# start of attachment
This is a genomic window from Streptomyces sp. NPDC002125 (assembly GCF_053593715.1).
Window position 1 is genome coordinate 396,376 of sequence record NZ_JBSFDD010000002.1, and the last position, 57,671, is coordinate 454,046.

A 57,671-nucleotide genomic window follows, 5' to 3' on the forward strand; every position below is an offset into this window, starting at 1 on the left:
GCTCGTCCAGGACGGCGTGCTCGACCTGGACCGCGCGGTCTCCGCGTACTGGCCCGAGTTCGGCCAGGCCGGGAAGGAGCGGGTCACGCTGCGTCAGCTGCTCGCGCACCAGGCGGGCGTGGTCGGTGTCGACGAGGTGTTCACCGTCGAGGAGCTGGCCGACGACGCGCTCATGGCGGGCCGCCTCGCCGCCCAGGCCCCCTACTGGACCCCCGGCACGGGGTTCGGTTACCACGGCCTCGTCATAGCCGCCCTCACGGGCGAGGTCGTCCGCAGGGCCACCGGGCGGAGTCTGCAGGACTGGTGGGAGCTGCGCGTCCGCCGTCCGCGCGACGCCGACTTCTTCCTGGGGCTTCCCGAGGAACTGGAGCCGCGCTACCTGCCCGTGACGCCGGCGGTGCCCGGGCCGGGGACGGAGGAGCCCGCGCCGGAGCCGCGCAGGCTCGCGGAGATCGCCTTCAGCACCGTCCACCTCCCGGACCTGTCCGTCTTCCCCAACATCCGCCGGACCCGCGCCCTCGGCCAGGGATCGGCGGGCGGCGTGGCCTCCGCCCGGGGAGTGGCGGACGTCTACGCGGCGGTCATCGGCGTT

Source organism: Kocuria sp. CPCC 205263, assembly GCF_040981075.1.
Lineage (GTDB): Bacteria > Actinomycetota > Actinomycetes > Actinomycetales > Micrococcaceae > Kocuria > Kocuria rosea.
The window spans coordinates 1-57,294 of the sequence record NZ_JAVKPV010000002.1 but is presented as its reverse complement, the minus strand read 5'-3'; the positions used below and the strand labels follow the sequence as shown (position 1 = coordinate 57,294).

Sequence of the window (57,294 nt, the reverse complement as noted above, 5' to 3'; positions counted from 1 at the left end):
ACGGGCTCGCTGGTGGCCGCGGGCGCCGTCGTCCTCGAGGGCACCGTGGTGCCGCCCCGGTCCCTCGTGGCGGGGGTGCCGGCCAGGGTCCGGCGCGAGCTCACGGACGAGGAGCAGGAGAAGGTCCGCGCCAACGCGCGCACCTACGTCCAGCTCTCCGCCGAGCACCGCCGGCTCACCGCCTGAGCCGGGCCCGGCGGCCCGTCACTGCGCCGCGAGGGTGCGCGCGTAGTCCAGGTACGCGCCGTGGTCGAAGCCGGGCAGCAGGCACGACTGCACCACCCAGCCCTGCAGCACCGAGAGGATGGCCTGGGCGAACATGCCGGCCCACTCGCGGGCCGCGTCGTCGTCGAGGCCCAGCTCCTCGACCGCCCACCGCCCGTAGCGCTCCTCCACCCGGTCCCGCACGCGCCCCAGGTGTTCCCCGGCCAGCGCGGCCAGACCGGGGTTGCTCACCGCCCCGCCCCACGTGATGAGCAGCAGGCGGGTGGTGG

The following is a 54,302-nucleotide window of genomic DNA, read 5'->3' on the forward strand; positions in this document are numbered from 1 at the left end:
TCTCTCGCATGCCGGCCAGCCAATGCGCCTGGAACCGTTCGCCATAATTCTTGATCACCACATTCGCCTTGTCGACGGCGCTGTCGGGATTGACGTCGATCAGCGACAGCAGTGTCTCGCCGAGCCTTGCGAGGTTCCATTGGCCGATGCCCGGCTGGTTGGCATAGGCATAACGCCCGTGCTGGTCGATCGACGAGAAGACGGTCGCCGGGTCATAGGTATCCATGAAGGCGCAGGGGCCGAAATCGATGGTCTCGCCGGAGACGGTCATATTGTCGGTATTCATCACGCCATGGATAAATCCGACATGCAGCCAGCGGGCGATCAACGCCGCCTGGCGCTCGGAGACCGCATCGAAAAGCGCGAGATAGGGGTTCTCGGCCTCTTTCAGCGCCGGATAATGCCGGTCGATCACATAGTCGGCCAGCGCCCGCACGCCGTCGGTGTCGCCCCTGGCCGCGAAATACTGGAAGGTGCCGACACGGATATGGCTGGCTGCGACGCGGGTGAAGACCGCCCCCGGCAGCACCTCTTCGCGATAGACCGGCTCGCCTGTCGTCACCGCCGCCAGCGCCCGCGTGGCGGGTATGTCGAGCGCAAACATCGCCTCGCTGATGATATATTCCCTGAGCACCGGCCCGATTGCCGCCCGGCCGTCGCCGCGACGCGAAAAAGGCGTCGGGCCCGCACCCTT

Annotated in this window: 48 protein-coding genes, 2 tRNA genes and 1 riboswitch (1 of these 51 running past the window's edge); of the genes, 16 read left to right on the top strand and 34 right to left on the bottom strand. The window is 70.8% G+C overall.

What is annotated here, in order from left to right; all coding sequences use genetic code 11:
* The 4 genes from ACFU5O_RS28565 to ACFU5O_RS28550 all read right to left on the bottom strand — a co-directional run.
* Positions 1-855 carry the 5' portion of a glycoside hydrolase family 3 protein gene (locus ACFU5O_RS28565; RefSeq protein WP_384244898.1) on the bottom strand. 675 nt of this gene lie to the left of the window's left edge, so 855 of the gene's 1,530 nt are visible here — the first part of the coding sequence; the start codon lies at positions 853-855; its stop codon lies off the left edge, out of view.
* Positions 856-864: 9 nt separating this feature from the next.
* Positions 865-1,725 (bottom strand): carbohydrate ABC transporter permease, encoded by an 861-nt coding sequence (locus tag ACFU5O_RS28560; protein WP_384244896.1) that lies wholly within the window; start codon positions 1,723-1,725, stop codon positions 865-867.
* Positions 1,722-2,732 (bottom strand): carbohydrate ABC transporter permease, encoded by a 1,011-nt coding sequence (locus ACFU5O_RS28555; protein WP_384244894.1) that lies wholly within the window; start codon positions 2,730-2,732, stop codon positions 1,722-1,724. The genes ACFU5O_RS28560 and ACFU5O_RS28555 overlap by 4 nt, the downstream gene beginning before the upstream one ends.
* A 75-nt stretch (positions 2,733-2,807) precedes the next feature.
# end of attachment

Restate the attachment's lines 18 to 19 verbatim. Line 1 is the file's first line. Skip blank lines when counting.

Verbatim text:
* Positions 1,722-2,732 (bottom strand): carbohydrate ABC transporter permease, encoded by a 1,011-nt coding sequence (locus ACFU5O_RS28555; protein WP_384244894.1) that lies wholly within the window; start codon positions 2,730-2,732, stop codon positions 1,722-1,724. The genes ACFU5O_RS28560 and ACFU5O_RS28555 overlap by 4 nt, the downstream gene beginning before the upstream one ends.
* A 75-nt stretch (positions 2,733-2,807) precedes the next feature.